As teacher, the Executive Director would report to the school principal.
The Plum Press will also be a club within the school that all the students could take advantage of if they want to particpate.
The Natatorium CEO/Aquatics Director will hold many pre-school activities for students and staff. Among those activities will be the creation of a new club, the Plum Guards. The Natatorium CEO should be assigned Home Room responsibilities and have the Plum Guards as students in that Home Room throughout the entire school year.
The Natatorium CEO should also teach one course in the first period in the first semester to be called, Advanced Aquatics Exercise and Instruction. This class should serve as a PE requirement for the students who enroll. The class should be restricted to swimmers who have already passed the PE swimming class. A classroom and part of the swimming pool should be available for the class meeting. It might be possible that the regular swimming class and the Advanced Aquatics could be held in the pool in first period if both classes are kept to a small number of enrollment.
As far as the coaching is concerned, Mark would continue to serve as the head swimming coach for the boys and girls teams. No significant changes other than hosting a couple of large meets each season, are in-store for the swim teams and the coach would report to the athletic director.
With the Plum Press and the activities revolving around fun activities, like athletics and sports and such, the Executive Director would like to be considered a “Resource Coach” for all athletic teams in the school.
Governor Casey Calls for Reforms
State Board of Education makes sweeping curriculum and testing changes.
Education’s Changing Face
Taken from recent newspaper articles.
“To lead our children out of the classrooms of the 20th century and into the world of the 21st, I propose fundamental changes in how we educate our children,” Governor Casey said.
... to shift measurement of student progress from how much time a child spends in school to what a child actually knows and can do.
... an apprenticeship initiative that would bring schools, business, labor and state government together to prepare kids for 21st century jobs. This initiative would include classroom training, as well as on-the-job experience, with certified craftsman and technicians employed by businesses or industries.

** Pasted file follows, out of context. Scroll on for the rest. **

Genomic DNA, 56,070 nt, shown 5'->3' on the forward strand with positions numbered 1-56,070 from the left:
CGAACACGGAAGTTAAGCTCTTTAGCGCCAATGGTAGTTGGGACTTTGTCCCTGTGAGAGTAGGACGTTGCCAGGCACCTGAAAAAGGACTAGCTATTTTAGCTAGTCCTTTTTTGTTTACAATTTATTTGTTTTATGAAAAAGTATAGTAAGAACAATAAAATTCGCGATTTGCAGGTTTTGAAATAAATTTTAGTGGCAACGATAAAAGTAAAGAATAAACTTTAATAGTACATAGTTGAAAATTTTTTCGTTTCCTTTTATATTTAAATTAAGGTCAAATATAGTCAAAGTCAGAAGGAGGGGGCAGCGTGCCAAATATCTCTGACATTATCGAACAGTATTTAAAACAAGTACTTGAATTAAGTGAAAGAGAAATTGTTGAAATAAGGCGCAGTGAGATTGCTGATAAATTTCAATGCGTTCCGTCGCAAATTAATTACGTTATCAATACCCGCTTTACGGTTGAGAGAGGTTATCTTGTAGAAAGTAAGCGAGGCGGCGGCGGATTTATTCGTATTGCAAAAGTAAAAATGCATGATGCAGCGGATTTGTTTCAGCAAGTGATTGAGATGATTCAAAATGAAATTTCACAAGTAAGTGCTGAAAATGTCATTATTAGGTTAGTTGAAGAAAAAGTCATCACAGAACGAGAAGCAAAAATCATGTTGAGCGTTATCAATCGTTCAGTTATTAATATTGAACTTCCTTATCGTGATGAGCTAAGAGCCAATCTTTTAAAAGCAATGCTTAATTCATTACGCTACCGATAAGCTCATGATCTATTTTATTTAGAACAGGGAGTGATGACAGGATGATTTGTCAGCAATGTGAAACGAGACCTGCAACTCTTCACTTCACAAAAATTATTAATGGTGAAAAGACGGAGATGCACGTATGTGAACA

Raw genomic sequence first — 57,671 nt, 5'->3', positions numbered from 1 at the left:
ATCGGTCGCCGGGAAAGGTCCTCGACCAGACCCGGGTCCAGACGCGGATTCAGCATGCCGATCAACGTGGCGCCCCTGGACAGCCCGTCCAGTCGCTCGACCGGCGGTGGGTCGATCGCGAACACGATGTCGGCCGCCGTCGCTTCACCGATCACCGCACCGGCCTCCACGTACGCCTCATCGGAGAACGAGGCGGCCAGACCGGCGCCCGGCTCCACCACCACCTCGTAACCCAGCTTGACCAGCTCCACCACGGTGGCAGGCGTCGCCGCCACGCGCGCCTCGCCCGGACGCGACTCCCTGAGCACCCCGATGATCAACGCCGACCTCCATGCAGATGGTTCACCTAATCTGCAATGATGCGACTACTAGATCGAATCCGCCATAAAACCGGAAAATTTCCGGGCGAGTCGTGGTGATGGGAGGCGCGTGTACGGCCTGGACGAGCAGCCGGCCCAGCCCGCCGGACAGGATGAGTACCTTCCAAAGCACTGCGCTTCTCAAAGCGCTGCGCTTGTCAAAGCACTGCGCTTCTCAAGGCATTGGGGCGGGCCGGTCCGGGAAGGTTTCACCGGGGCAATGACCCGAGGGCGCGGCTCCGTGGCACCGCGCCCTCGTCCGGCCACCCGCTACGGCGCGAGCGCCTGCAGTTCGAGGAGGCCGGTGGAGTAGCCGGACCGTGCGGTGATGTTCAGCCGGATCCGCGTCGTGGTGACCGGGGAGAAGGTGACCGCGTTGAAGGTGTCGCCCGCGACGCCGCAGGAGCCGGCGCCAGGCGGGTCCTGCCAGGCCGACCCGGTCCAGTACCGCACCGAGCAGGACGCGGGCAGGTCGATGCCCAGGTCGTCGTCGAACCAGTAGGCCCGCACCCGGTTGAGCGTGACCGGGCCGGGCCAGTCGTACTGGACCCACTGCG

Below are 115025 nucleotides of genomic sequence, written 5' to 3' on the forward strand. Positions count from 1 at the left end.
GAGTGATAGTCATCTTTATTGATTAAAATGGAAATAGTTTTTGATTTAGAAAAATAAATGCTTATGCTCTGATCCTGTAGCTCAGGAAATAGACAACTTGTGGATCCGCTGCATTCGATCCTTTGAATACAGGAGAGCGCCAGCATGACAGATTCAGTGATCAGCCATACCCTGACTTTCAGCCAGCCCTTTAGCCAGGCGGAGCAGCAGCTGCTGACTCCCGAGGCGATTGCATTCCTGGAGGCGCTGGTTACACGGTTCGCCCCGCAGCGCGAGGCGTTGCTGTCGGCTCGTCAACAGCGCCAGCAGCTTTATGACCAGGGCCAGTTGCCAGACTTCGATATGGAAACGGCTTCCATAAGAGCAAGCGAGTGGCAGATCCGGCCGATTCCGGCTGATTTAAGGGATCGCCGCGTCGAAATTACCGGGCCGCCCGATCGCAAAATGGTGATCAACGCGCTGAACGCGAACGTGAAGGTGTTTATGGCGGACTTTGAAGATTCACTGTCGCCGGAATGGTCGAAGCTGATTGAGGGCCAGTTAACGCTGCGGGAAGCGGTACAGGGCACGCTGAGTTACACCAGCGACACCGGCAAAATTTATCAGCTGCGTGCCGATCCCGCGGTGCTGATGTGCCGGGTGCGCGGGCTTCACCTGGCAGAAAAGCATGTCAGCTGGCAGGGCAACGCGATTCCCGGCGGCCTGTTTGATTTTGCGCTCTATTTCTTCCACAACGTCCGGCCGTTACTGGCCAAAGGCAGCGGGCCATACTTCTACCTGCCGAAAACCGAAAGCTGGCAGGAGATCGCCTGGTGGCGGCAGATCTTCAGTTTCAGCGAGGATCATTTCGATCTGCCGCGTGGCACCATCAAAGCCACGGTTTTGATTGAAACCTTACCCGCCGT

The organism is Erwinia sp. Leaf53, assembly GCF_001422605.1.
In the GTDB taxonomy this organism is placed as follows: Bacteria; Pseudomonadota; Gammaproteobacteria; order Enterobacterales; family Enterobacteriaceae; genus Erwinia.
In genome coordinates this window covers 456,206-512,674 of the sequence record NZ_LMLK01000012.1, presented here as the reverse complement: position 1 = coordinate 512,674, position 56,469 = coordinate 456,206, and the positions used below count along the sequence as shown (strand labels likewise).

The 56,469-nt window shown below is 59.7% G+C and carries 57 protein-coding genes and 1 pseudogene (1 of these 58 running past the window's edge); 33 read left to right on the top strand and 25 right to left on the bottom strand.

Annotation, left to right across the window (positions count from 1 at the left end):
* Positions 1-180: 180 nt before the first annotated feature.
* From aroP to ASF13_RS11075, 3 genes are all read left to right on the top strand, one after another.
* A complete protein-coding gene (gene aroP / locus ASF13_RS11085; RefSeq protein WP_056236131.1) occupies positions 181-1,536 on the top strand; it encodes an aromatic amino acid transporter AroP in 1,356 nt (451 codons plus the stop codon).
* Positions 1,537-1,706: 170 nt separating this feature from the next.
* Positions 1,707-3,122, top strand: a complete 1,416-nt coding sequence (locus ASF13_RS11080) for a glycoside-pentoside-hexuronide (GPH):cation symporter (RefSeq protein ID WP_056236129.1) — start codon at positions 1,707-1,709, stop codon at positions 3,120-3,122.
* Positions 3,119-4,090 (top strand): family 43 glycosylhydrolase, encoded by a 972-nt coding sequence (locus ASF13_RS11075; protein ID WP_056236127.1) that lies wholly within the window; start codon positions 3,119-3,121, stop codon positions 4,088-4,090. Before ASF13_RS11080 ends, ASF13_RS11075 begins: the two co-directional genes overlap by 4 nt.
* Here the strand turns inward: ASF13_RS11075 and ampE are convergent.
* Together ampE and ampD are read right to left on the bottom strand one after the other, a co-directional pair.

... students graduating from high school will have a wider understanding of subject matter and an accompanying personal enrichment, both achieved through dramatic revisions in learning requirements.
.. give educators the autonomy to develop their own programs. And those programs, the Board of Education hopes, will produce graduates who know what they need to know to become productive in society. Credit standards will be replaced with knowledge standards.
Will Plum High School have its own High School Press? It could be a commercial, incubator, laboratory, enterprise, operated by a school district appointed executive director.
The Plum Press will create a new educational setting for the students and allow for the development, display, distribution and marketplace involvement of in-house products and services. Why talk about exporting in class and not have an example of it in action down the hall at the Plum Press?
The Plum Press could be a cutting-edge, private/public partnership, that would inject a tremendous amount of energy, and zeal for reading, writing, fitness and sport into the student body and community at large.
The Plum Press would do wonders for literacy, personal fitness, creative thinking, self-esteem, and the Plum Press would offer real-world application of classroom knowledge for the students.
I feel that the Plum Press could have a positive impact on every student that goes through this high school and for every citizen in the district. Within ten years, the Plum Press could have touched every adult in the county in a positive manner. Furthermore, I am certain that the Plum Press can be operated in a fiscally responsible nature that would make it a source of new revenues within five years.
More information and proposals, including the budget can be generated at our next meeting.